When asked what kinds of feelings she wants to evoke in audiences that engage with her work, she takes a long pause to think about this. Ultimately, she wants people to stop and think and doesn’t want to always prescribe something to it. She enjoys putting what she needs to put in the work and then hearing about how people interpret the work, letting them read what they need to read into it. She gives the example of the variety of audience responses and interpretations to her denim wigs at the Hacking Black Futures exhibition. These interpretations sometimes allow her to see her own work in different ways, and she’s thankful for that. Keeping things ambiguous helps her to avoid getting pigeonholed. She’s felt external pressure that she then internalized about the unstated but expected criteria of having to create work solely about social issues. “If I’m not saying something about a social issue then is my art even worthwhile? I don’t think that that’s a fair question to ask myself.” Recently, she’s tried to move away from the title or label of “Black artist.” As a biracial and light skinned person, she doesn’t want to be the poster face for Black artists.
Future projects she hopes to work on include working with musicians on album covers and vinyl pull outs, and once it’s safe to be less than two metres apart, a queer focused, BIPOC focused cuddle puddle.
Guest Curator Glodeane Brown (she/her) is an arts management professional, an arts and culture blogger, and a public art coordinator. She was previously the General Manager at CAFKA – Contemporary Art Forum Kitchener and Area, a contemporary public art organization that puts on a free biennial of art in the public spaces of Waterloo Region.
Glodeane is the Founder and Editor of Culture Fancier, the blog she started in 2016 to educate, entertain, and inspire people. She writes about art events and regularly features local and international creative professionals. She has worked with several arts organizations to provide services ranging from jurying to facilitating panels. She is a Director at Arts Awards Waterloo Region, and a Guest Curator at Mind’s Eye Studio Art Gallery where she has curated solo and group shows featuring local artists. In 2020 she received an arts award from Arts Awards Waterloo Region for her contribution to the local arts community.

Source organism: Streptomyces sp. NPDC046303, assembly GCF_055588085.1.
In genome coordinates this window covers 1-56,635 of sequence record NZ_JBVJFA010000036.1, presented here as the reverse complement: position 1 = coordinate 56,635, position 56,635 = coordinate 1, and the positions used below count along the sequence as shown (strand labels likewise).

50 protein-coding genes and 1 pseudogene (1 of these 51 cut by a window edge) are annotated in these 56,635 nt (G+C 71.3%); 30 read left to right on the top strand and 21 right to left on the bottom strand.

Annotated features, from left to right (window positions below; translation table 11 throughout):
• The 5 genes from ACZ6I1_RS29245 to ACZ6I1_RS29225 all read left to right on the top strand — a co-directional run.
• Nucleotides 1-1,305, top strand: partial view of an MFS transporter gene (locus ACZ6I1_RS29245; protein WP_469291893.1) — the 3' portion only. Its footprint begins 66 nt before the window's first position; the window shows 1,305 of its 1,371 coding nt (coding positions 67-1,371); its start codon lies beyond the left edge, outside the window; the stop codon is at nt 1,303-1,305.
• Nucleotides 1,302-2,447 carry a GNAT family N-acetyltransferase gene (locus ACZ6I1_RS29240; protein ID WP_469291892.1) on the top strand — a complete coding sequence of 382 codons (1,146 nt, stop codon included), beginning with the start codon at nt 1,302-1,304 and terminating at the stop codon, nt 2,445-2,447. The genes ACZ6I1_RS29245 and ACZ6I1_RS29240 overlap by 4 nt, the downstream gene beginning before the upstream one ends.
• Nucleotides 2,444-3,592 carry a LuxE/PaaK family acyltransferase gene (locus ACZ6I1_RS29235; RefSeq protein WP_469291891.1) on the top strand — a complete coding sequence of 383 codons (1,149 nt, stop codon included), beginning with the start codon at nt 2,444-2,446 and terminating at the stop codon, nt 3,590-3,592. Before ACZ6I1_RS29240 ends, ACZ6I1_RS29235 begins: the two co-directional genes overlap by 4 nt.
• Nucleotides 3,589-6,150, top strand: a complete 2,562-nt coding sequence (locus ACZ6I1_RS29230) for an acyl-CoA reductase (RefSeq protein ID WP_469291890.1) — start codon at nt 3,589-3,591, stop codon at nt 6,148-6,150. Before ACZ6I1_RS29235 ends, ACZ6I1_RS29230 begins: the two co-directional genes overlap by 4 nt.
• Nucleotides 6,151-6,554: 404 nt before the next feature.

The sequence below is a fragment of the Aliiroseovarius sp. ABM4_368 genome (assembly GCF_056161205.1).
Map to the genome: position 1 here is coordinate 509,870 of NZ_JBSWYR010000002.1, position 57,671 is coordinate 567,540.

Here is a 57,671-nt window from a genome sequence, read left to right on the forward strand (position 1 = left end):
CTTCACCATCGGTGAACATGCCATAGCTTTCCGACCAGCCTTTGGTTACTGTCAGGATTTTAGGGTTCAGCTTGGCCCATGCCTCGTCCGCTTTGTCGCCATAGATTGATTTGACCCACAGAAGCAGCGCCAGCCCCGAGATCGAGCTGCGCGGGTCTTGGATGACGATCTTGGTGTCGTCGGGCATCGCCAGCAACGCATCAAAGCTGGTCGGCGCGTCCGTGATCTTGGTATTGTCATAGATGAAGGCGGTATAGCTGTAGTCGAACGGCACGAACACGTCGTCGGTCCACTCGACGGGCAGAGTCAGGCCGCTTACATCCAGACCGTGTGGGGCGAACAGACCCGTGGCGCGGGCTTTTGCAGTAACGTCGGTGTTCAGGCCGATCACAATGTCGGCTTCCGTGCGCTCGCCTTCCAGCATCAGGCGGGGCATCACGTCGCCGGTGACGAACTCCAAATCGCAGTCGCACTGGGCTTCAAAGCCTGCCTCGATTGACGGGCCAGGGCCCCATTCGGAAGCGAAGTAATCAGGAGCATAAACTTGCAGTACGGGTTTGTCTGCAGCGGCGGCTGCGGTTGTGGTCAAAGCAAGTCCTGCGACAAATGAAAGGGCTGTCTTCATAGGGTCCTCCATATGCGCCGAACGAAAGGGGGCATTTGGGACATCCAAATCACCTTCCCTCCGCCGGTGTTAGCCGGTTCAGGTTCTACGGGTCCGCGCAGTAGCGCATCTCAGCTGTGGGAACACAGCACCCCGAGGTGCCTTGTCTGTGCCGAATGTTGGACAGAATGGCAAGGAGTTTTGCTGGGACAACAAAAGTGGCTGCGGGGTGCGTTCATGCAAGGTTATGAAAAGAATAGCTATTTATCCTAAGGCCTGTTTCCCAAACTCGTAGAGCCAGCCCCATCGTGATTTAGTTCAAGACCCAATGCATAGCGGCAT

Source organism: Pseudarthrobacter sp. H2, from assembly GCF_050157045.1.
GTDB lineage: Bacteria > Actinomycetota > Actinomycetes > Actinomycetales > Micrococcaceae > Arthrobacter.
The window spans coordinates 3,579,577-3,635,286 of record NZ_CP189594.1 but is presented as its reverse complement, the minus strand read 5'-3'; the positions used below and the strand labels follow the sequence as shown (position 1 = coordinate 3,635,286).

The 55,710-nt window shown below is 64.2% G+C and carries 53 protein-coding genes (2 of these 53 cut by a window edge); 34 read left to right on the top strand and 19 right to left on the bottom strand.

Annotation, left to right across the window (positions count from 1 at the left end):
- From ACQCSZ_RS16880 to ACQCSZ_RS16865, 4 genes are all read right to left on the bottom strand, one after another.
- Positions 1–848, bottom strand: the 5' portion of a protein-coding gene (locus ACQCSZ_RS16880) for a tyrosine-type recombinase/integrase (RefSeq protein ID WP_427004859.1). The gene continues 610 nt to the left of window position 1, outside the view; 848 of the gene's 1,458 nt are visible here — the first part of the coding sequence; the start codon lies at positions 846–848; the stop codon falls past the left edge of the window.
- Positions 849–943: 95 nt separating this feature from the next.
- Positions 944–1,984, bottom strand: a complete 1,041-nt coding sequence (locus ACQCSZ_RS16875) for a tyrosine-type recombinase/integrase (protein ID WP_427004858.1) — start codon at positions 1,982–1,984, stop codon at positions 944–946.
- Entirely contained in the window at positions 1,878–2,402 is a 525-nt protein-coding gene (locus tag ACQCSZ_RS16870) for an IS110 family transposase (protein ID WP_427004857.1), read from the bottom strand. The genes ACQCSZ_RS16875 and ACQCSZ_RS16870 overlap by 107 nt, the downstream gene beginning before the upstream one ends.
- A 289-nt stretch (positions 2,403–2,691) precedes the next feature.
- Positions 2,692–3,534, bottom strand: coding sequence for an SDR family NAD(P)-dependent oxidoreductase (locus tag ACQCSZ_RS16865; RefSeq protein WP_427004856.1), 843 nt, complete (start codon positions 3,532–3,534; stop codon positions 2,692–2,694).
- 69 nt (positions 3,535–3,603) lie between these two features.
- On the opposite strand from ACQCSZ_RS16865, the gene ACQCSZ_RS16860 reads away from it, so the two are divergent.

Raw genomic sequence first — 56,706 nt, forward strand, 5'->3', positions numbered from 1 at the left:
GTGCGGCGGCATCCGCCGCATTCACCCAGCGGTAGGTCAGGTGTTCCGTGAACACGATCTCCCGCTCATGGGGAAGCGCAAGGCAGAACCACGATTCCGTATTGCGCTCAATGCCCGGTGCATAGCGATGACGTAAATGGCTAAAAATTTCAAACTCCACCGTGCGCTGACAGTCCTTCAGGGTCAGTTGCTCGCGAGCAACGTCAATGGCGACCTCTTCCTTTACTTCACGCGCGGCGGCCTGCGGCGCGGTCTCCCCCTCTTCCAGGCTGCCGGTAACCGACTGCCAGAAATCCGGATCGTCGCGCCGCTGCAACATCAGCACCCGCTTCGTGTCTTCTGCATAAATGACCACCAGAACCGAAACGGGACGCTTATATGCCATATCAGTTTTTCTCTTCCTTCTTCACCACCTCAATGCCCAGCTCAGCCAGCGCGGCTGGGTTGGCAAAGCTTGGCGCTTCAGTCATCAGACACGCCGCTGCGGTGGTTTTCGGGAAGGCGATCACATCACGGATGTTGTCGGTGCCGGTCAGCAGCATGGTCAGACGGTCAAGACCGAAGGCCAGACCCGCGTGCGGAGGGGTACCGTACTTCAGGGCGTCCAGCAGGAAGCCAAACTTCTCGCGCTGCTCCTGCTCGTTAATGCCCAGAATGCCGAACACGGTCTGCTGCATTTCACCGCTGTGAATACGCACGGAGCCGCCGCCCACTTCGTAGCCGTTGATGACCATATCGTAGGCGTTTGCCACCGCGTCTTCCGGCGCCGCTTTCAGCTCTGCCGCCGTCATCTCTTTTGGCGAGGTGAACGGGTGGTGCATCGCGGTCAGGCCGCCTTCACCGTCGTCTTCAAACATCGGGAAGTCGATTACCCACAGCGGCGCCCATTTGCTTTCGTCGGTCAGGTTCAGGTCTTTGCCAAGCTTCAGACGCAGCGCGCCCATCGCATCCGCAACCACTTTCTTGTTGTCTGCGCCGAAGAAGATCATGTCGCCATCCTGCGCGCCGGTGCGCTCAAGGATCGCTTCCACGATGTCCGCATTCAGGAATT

Renée Mathews is an interdisciplinary artist with a practice that taps into drawing, sculpture, collage, writing, photography, and movement. Driven by an insatiable and often childlike curiosity, her thoughts and therefore her work tend to revolve around concepts of time, spirituality, and inner worlds. She has been involved in several group shows locally and internationally, and has done commercial design work for companies in Canada, Malaysia, and Laos. In 2018, she was a recipient of the DesignTO Juror’s Choice Award and was a jury member the following year. Born and raised in the Greater Toronto Area, Renée now lives in Montréal where she is pursuing a BFA in Art Education at Concordia University.
~ Posted by Glodeane Brown